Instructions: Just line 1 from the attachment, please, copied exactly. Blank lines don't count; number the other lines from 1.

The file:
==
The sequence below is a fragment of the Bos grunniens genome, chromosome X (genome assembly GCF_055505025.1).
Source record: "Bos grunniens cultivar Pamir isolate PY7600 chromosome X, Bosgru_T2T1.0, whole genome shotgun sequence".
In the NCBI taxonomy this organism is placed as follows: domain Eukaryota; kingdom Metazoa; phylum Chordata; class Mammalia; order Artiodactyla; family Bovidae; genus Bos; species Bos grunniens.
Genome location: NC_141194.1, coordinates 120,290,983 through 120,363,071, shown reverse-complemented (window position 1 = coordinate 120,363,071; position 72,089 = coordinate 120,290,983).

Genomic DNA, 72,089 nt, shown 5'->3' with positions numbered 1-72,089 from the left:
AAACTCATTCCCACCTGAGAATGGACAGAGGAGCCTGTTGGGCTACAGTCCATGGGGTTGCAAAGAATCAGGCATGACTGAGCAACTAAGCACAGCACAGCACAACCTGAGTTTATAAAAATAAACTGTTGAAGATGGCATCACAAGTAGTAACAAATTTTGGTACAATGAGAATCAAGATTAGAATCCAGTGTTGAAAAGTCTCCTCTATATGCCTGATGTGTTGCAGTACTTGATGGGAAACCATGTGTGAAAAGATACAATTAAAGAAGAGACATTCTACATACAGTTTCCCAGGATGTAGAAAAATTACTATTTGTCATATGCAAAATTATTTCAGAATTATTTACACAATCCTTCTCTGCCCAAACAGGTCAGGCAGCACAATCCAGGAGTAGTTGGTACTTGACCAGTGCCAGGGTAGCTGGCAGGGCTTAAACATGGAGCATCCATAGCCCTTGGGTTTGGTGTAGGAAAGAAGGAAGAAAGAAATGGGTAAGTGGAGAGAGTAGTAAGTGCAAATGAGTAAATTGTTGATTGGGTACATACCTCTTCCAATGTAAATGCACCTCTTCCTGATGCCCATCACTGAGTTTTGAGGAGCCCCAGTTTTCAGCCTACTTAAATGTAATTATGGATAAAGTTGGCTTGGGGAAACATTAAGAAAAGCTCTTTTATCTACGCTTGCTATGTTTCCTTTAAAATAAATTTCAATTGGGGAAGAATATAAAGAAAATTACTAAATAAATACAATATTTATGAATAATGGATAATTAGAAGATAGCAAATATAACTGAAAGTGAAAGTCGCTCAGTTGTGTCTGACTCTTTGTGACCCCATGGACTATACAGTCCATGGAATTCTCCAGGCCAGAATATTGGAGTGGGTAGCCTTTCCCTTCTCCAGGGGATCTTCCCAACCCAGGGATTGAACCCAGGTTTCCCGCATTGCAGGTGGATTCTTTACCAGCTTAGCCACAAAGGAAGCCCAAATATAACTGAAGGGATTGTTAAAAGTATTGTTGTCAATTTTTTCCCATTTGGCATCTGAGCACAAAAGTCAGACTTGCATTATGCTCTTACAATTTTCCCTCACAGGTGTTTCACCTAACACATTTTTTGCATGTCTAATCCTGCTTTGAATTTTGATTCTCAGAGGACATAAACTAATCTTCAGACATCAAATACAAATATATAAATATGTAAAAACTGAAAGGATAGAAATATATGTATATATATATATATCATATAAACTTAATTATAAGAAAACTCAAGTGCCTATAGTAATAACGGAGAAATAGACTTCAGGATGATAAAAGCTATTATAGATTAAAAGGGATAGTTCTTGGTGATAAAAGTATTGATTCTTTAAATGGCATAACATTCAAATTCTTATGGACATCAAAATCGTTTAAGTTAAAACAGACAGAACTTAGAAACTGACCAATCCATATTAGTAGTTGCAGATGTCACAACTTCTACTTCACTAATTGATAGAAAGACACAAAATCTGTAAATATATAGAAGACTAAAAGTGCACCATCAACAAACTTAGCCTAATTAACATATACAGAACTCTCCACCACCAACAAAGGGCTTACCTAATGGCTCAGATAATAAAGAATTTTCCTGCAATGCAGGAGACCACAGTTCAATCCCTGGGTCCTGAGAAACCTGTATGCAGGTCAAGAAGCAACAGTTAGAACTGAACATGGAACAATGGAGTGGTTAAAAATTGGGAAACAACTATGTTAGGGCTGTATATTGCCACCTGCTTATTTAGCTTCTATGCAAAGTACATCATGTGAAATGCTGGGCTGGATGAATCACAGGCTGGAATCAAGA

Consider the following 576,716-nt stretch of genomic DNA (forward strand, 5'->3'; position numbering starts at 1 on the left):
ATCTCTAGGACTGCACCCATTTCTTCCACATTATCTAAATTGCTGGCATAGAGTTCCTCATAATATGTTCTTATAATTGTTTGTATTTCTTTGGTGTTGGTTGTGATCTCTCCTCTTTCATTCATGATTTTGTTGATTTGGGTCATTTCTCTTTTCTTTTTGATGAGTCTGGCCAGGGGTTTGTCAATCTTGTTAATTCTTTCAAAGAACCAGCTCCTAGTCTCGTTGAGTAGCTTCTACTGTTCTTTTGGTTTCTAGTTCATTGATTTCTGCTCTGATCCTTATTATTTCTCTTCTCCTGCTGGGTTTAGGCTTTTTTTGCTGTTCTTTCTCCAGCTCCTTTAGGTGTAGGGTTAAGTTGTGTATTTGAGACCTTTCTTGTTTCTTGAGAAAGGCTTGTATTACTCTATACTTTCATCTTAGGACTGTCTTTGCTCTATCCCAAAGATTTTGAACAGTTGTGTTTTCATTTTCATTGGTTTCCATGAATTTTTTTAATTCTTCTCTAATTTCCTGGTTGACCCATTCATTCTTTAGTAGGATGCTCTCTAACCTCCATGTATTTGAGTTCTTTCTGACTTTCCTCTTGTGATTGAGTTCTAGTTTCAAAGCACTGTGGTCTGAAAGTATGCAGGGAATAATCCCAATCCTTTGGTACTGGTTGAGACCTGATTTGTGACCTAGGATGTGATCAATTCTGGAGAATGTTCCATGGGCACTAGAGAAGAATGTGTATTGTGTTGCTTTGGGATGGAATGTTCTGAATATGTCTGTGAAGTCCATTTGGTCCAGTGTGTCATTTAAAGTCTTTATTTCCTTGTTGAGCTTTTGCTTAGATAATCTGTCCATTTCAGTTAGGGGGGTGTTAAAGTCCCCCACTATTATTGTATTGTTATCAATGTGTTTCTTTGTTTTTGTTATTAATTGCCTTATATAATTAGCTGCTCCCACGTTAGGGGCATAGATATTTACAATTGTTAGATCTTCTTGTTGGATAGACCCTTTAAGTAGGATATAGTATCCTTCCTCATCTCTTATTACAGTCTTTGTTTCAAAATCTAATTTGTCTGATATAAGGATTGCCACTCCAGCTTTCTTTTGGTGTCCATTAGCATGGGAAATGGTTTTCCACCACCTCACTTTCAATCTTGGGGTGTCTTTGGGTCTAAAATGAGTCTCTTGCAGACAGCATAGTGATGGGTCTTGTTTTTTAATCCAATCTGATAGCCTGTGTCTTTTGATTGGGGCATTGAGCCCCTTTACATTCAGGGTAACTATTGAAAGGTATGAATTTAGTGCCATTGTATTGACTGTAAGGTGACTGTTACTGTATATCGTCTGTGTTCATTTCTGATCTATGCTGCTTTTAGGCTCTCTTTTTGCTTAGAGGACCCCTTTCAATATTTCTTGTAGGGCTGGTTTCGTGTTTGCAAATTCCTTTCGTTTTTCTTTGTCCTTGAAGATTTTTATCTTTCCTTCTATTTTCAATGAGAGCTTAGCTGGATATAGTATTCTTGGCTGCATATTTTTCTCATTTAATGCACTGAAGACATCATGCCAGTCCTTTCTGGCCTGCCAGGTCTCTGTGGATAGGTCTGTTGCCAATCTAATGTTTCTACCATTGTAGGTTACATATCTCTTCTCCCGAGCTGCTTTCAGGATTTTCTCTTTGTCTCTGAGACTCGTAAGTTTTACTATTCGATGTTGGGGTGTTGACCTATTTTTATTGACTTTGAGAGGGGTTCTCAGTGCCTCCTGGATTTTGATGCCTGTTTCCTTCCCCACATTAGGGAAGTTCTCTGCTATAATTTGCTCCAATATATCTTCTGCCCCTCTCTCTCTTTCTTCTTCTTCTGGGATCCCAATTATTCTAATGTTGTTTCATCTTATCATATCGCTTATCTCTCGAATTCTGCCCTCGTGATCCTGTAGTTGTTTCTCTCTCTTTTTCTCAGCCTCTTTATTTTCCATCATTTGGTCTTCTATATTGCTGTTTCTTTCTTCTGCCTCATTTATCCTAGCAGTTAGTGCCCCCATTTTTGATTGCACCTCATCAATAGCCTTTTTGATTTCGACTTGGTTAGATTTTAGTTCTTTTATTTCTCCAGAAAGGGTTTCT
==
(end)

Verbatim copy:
The sequence below is a fragment of the Bos grunniens genome, chromosome X (genome assembly GCF_055505025.1).